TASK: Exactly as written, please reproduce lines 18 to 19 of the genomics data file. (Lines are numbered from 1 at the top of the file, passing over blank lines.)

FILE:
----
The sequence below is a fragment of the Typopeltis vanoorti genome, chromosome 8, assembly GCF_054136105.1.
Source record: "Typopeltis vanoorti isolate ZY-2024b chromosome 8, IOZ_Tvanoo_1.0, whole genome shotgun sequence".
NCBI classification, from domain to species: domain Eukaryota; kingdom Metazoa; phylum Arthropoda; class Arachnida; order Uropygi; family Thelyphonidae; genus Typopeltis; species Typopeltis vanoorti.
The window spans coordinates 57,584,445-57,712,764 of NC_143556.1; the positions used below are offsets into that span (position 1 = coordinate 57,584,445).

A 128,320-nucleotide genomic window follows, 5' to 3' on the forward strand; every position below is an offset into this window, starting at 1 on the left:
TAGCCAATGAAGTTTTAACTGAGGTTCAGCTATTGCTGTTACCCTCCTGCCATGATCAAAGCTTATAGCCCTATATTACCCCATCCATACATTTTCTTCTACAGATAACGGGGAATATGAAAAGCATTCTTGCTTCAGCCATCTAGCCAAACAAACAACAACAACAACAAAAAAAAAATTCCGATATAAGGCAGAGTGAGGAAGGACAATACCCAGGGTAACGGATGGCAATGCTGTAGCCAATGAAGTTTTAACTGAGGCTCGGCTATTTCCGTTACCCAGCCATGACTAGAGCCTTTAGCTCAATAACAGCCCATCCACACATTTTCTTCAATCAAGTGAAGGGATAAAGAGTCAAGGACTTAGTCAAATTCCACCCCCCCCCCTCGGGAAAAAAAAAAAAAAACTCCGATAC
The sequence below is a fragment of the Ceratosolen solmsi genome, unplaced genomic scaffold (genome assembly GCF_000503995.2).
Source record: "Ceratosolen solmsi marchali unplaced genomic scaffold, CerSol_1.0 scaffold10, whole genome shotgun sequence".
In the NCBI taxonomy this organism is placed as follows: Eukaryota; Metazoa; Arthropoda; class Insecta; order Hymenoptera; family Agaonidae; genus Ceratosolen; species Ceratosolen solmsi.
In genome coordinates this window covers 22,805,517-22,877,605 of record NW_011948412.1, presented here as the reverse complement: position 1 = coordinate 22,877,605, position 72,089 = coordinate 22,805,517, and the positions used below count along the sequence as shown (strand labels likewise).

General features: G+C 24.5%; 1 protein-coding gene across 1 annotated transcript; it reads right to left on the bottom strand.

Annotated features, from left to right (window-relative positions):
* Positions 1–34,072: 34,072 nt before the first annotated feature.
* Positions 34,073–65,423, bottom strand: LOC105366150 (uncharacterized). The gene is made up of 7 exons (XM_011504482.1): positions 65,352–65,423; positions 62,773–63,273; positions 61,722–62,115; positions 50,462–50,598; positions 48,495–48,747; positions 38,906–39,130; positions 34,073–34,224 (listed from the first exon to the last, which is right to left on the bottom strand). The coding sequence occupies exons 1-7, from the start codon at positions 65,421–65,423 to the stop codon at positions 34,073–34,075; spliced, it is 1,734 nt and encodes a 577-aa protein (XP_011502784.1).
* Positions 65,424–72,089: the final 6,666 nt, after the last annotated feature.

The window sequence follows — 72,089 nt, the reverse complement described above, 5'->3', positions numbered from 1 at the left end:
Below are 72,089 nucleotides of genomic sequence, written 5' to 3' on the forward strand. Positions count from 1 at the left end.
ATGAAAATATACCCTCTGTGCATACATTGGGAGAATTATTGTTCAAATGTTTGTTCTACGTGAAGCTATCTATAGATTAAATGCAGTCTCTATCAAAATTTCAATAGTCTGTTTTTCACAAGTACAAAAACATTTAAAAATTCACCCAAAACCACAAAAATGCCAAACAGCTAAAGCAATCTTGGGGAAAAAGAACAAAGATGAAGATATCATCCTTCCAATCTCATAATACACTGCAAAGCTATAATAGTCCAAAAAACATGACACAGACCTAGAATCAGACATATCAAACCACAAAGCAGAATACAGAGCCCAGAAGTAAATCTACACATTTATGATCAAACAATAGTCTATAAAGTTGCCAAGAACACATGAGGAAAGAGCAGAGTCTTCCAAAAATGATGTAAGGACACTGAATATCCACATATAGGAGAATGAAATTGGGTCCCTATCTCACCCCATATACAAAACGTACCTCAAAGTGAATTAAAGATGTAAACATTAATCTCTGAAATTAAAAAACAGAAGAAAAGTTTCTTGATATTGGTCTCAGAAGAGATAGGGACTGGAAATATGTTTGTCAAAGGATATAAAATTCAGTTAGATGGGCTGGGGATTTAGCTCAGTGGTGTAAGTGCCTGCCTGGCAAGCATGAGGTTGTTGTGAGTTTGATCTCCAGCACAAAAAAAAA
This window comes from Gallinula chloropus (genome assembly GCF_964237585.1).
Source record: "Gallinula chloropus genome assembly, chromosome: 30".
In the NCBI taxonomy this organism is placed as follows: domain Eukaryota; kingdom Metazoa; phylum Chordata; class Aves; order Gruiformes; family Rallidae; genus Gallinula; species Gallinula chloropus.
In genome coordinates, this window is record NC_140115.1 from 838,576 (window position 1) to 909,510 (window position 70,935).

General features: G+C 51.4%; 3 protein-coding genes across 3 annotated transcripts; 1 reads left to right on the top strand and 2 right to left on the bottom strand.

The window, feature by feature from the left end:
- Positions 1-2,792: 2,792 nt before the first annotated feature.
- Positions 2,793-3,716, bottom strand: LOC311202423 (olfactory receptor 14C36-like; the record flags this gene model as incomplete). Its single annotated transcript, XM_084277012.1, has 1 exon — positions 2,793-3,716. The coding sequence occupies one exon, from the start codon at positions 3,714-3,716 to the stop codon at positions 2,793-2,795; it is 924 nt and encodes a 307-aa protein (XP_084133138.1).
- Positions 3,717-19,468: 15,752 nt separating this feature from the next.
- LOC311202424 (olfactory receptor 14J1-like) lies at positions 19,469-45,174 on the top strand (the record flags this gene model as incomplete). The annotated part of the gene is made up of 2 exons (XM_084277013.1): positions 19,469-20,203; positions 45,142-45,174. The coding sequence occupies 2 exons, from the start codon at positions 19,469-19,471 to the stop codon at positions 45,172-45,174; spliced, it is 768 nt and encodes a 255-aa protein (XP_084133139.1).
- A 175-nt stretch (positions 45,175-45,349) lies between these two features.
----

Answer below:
ATGAAAATATACCCTCTGTGCATACATTGGGAGAATTATTGTTCAAATGTTTGTTCTACGTGAAGCTATCTATAGATTAAATGCAGTCTCTATCAAAATTTCAATAGTCTGTTTTTCACAAGTACAAAAACATTTAAAAATTCACCCAAAACCACAAAAATGCCAAACAGCTAAAGCAATCTTGGGGAAAAAGAACAAAGATGAAGATATCATCCTTCCAATCTCATAATACACTGCAAAGCTATAATAGTCCAAAAAACATGACACAGACCTAGAATCAGACATATCAAACCACAAAGCAGAATACAGAGCCCAGAAGTAAATCTACACATTTATGATCAAACAATAGTCTATAAAGTTGCCAAGAACACATGAGGAAAGAGCAGAGTCTTCCAAAAATGATGTAAGGACACTGAATATCCACATATAGGAGAATGAAATTGGGTCCCTATCTCACCCCATATACAAAACGTACCTCAAAGTGAATTAAAGATGTAAACATTAATCTCTGAAATTAAAAAACAGAAGAAAAGTTTCTTGATATTGGTCTCAGAAGAGATAGGGACTGGAAATATGTTTGTCAAAGGATATAAAATTCAGTTAGATGGGCTGGGGATTTAGCTCAGTGGTGTAAGTGCCTGCCTGGCAAGCATGAGGTTGTTGTGAGTTTGATCTCCAGCACAAAAAAAAA
This window comes from Gallinula chloropus (genome assembly GCF_964237585.1).